Supplementary Movie 5. Reversible voltage-dependent switching of the interface geometry. Green and blue vdW spheres represent K and Cl ions, respectively, gray represents BMIM and PF6, water is not shown for clarity. The simulation begins with a two-phase conformation obtained at the end of a 120 ns simulations under a 200 mV bias. A transmembrane bias of 1.0 V is applied for 76 ns. Following that, the system is equilibrated in the absence of external electric field for 100 ns.

Supplementary Movie 6. Single nucleotide dynamics in [Bmim][PF6]. Twenty adenine, cytosine, guanine and thymine nucleotides were randomly placed in pure [Bmim][PF6] and equilibrated for 260 ns. Each nucleotide is shown in a different color, the atoms of BMIM and PF6 as translucent magenta and green spheres, respectively.

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Supplementary Movie 7. Single nucleotide dynamics in KCl solution. Twenty adenine, cytosine, guanine and thymine nucleotides were randomly placed in 1M KCl electrolyte and equilibrated for 100 ns. Each nucleotide is shown in a different color, water as a semitransparent surface. K and Cl ions are not shown for clarity.

Supplementary Movie 8. Equilibration of DNA homopolymers in pure [Bmim][PF6]. The initial conformation of each homopolymer was taken from a B-form DNA duplex. Each DNA base is uniquely colored and atoms are represented by spheres. BMIM and PF6 molecules are represented by magenta and green translucent spheres, respectively.

Supplementary Movie 9. Electrolyte-driven aggregation of four hydrated single adenine nucleotides in ionic liquid. Four adenine nucleotides (red spheres) are placed randomly, separated by at least 3 nm. Nucleotides were initially hydrated by a 1.5 nm sphere of water molecules represented as red (oxygen) and white (hydrogen) spheres. The movie illustrates four 150 ns MD trajectories differing by KCl concentration.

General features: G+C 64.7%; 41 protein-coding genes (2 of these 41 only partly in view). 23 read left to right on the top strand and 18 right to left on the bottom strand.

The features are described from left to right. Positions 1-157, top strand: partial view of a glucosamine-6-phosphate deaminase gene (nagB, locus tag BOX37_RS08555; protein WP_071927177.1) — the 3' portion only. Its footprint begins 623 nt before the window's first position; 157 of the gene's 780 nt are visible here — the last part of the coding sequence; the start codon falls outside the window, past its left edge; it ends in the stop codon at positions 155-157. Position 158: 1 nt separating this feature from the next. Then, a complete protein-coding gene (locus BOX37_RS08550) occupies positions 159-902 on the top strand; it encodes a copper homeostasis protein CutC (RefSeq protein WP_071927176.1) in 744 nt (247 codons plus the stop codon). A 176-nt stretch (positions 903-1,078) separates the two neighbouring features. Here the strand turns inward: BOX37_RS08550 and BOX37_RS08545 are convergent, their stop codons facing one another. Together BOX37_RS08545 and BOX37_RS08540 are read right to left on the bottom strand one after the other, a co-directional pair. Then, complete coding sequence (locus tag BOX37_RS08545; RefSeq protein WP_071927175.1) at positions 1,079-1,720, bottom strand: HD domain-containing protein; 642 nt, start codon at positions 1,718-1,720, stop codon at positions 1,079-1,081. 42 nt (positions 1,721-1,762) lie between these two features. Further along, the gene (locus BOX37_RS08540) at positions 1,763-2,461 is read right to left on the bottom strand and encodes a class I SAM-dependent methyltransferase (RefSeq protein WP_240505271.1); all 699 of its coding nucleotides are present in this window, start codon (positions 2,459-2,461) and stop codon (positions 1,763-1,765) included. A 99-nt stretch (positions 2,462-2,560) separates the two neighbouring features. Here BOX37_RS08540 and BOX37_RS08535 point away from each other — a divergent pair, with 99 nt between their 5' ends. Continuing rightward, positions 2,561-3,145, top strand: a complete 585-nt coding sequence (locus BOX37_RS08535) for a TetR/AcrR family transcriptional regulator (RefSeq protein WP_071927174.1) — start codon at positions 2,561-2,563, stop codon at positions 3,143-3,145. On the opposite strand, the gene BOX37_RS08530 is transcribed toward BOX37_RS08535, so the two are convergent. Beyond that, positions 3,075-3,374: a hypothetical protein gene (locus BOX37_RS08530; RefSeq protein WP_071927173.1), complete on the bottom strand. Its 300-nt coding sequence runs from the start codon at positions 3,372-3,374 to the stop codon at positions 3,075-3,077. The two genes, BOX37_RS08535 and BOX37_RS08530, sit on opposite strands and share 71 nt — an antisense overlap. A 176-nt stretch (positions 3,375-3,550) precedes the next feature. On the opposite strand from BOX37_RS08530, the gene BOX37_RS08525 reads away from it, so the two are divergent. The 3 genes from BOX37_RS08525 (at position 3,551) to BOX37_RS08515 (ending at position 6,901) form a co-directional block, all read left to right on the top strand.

Supplementary Movie 10. MD simulation of three adenine nucleotides in a two-phase system under a 200 mV transmembrane bias. The two-phase system was equilibrated for 100 ns before the nucleotides were insterted at random position. Following that, the system was equilibrated for additional 30 ns. The nucleotides are represented as cyan spheres whereas BMIM and PF6 are are shown as semitransparent molecules colored in green and magenta. Water and KCl are not shown for clarity. The movie represents a 80 ns MD trajectory.

Supplementary Movie 11. Spontaneous transport of ssDNA homopolymers through a MoS2 nanopore. In each simulation system, a poly(dA)20, poly(dC)20, poly(dG)20 or poly(dT)20 strand was inserted into a MoS2 nanopore system, which was then equilibrated for 15 ns with all non-hydrogen atoms of the DNA constrained to their initial positions. The DNA is shown us- ing spheres colored according to the atom type: blue (nitrogen), red (oxygen), white (hydrogen), carbon (cyan) and gold (phosphorous). This movie represents 190 ns of simulation time.